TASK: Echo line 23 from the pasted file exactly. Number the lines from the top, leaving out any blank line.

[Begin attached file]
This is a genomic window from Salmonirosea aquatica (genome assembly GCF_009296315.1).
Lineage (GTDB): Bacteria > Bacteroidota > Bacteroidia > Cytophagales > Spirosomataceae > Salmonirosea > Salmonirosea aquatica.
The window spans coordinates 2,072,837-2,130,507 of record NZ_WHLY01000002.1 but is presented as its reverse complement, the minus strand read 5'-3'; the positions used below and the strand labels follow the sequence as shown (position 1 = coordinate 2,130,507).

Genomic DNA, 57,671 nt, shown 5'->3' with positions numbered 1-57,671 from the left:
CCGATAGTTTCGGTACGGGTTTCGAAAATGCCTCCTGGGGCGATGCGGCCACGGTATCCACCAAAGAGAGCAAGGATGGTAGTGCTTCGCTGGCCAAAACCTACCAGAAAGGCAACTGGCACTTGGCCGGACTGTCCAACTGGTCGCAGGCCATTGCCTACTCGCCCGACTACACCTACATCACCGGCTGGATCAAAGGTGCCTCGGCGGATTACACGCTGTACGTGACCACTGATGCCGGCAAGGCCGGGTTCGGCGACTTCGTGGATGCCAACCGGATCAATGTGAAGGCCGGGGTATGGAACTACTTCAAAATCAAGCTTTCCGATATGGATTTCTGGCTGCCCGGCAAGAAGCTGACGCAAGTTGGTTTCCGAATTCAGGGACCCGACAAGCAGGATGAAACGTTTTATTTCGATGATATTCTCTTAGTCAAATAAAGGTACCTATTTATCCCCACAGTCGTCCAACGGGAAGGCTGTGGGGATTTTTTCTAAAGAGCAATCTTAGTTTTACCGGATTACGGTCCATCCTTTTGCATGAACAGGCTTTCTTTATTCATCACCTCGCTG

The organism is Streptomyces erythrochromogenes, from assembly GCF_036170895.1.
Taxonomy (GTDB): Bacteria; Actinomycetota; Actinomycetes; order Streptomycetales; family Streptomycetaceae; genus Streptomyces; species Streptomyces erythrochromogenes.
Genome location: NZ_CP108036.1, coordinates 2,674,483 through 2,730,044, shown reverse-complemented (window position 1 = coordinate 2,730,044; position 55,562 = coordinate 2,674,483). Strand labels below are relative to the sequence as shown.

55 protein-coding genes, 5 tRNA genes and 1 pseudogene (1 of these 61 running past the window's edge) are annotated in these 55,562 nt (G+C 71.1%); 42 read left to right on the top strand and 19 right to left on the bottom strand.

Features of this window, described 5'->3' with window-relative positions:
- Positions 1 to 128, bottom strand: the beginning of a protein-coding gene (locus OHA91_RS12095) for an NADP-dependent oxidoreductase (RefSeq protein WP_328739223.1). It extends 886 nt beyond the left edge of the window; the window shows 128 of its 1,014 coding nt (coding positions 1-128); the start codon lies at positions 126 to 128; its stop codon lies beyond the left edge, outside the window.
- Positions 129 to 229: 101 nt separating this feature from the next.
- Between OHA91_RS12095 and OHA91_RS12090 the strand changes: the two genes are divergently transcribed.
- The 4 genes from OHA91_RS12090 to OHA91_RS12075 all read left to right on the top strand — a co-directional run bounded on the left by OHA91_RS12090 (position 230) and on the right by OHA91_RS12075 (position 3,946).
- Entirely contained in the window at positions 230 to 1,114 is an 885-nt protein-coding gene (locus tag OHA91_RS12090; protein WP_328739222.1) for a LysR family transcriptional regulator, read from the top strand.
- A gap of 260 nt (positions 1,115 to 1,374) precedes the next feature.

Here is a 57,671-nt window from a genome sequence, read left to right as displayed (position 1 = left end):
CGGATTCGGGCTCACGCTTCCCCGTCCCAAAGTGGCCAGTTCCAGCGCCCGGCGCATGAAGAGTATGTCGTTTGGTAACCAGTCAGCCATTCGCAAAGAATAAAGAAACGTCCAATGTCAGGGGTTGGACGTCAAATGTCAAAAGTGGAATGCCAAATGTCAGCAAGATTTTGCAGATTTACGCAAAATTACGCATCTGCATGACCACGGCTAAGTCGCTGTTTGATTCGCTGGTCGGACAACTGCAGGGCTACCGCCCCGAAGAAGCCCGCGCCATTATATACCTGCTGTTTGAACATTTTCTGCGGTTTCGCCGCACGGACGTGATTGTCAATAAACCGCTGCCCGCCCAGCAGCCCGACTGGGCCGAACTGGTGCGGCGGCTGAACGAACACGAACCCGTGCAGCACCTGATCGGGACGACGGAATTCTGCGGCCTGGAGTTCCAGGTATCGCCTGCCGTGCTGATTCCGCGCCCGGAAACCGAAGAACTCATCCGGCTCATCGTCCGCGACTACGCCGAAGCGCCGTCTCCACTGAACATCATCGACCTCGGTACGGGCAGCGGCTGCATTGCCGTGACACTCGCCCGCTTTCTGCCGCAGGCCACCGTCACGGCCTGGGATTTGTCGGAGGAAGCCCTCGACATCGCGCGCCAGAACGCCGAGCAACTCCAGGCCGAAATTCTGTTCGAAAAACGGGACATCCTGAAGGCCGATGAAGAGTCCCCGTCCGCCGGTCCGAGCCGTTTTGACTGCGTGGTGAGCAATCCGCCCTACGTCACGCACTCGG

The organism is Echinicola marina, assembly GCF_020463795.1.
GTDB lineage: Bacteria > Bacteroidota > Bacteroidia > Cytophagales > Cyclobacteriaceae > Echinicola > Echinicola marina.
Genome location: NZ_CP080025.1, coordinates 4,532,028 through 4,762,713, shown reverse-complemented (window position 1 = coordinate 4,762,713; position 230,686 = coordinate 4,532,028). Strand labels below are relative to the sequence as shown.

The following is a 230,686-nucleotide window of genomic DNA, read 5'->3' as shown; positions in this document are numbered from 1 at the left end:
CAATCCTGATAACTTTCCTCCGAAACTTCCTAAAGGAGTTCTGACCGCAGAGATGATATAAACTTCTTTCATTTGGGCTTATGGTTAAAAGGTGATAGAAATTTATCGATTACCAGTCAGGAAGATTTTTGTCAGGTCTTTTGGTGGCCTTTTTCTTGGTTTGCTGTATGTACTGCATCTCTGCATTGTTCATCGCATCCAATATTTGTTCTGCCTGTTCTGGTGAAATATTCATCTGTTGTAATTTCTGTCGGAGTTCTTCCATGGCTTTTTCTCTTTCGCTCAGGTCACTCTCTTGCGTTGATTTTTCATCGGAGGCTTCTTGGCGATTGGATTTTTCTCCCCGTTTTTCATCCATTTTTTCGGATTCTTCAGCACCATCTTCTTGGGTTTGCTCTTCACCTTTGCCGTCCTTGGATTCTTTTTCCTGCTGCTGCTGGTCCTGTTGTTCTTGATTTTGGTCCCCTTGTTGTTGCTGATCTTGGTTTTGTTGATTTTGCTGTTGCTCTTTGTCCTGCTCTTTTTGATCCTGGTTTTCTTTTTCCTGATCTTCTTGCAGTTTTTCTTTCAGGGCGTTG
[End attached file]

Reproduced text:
CAATCCTGATAACTTTCCTCCGAAACTTCCTAAAGGAGTTCTGACCGCAGAGATGATATAAACTTCTTTCATTTGGGCTTATGGTTAAAAGGTGATAGAAATTTATCGATTACCAGTCAGGAAGATTTTTGTCAGGTCTTTTGGTGGCCTTTTTCTTGGTTTGCTGTATGTACTGCATCTCTGCATTGTTCATCGCATCCAATATTTGTTCTGCCTGTTCTGGTGAAATATTCATCTGTTGTAATTTCTGTCGGAGTTCTTCCATGGCTTTTTCTCTTTCGCTCAGGTCACTCTCTTGCGTTGATTTTTCATCGGAGGCTTCTTGGCGATTGGATTTTTCTCCCCGTTTTTCATCCATTTTTTCGGATTCTTCAGCACCATCTTCTTGGGTTTGCTCTTCACCTTTGCCGTCCTTGGATTCTTTTTCCTGCTGCTGCTGGTCCTGTTGTTCTTGATTTTGGTCCCCTTGTTGTTGCTGATCTTGGTTTTGTTGATTTTGCTGTTGCTCTTTGTCCTGCTCTTTTTGATCCTGGTTTTCTTTTTCCTGATCTTCTTGCAGTTTTTCTTTCAGGGCGTTG